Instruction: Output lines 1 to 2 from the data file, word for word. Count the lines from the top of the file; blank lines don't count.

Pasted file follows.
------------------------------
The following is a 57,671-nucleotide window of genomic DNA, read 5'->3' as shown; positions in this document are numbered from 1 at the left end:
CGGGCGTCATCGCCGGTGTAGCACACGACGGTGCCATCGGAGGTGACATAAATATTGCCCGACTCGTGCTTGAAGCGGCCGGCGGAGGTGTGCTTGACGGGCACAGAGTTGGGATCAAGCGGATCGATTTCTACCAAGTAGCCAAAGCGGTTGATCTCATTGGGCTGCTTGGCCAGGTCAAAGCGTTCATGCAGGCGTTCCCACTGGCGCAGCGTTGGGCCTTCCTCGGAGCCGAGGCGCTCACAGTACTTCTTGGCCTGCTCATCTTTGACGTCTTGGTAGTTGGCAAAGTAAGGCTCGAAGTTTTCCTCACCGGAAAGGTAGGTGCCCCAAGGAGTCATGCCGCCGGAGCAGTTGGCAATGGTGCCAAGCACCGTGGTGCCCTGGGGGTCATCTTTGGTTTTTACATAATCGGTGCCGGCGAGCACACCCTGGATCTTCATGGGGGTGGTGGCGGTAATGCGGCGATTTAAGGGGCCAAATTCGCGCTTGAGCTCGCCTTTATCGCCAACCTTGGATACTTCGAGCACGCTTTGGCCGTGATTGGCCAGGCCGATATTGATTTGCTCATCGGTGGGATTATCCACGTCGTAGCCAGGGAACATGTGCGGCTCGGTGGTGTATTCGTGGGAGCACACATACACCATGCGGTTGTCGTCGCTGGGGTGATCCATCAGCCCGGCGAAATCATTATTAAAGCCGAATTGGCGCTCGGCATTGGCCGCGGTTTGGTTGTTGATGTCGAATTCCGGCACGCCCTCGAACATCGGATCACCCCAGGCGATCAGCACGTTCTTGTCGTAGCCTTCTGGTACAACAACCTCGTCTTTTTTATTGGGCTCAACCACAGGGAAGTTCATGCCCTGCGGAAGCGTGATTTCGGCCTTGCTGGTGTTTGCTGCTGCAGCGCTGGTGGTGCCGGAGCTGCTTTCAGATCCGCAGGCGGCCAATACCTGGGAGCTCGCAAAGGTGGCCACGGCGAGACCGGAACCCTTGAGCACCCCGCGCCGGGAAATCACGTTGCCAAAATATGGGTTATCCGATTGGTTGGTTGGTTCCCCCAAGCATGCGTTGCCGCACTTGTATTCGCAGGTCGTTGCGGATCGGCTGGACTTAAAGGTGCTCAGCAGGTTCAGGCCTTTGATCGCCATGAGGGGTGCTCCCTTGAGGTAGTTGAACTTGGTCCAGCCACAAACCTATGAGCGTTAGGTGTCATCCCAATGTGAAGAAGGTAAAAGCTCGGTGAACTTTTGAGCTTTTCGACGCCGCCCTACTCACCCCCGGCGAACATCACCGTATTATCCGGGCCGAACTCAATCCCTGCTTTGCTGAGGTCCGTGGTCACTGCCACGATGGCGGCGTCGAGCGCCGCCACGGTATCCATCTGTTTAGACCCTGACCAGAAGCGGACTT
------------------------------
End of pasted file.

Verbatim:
The following is a 57,671-nucleotide window of genomic DNA, read 5'->3' as shown; positions in this document are numbered from 1 at the left end:
CGGGCGTCATCGCCGGTGTAGCACACGACGGTGCCATCGGAGGTGACATAAATATTGCCCGACTCGTGCTTGAAGCGGCCGGCGGAGGTGTGCTTGACGGGCACAGAGTTGGGATCAAGCGGATCGATTTCTACCAAGTAGCCAAAGCGGTTGATCTCATTGGGCTGCTTGGCCAGGTCAAAGCGTTCATGCAGGCGTTCCCACTGGCGCAGCGTTGGGCCTTCCTCGGAGCCGAGGCGCTCACAGTACTTCTTGGCCTGCTCATCTTTGACGTCTTGGTAGTTGGCAAAGTAAGGCTCGAAGTTTTCCTCACCGGAAAGGTAGGTGCCCCAAGGAGTCATGCCGCCGGAGCAGTTGGCAATGGTGCCAAGCACCGTGGTGCCCTGGGGGTCATCTTTGGTTTTTACATAATCGGTGCCGGCGAGCACACCCTGGATCTTCATGGGGGTGGTGGCGGTAATGCGGCGATTTAAGGGGCCAAATTCGCGCTTGAGCTCGCCTTTATCGCCAACCTTGGATACTTCGAGCACGCTTTGGCCGTGATTGGCCAGGCCGATATTGATTTGCTCATCGGTGGGATTATCCACGTCGTAGCCAGGGAACATGTGCGGCTCGGTGGTGTATTCGTGGGAGCACACATACACCATGCGGTTGTCGTCGCTGGGGTGATCCATCAGCCCGGCGAAATCATTATTAAAGCCGAATTGGCGCTCGGCATTGGCCGCGGTTTGGTTGTTGATGTCGAATTCCGGCACGCCCTCGAACATCGGATCACCCCAGGCGATCAGCACGTTCTTGTCGTAGCCTTCTGGTACAACAACCTCGTCTTTTTTATTGGGCTCAACCACAGGGAAGTTCATGCCCTGCGGAAGCGTGATTTCGGCCTTGCTGGTGTTTGCTGCTGCAGCGCTGGTGGTGCCGGAGCTGCTTTCAGATCCGCAGGCGGCCAATACCTGGGAGCTCGCAAAGGTGGCCACGGCGAGACCGGAACCCTTGAGCACCCCGCGCCGGGAAATCACGTTGCCAAAATATGGGTTATCCGATTGGTTGGTTGGTTCCCCCAAGCATGCGTTGCCGCACTTGTATTCGCAGGTCGTTGCGGATCGGCTGGACTTAAAGGTGCTCAGCAGGTTCAGGCCTTTGATCGCCATGAGGGGTGCTCCCTTGAGGTAGTTGAACTTGGTCCAGCCACAAACCTATGAGCGTTAGGTGTCATCCCAATGTGAAGAAGGTAAAAGCTCGGTGAACTTTTGAGCTTTTCGACGCCGCCCTACTCACCCCCGGCGAACATCACCGTATTATCCGGGCCGAACTCAATCCCTGCTTTGCTGAGGTCCGTGGTCACTGCCACGATGGCGGCGTCGAGCGCCGCCACGGTATCCATCTGTTTAGACCCTGACCAGAAGCGGACTT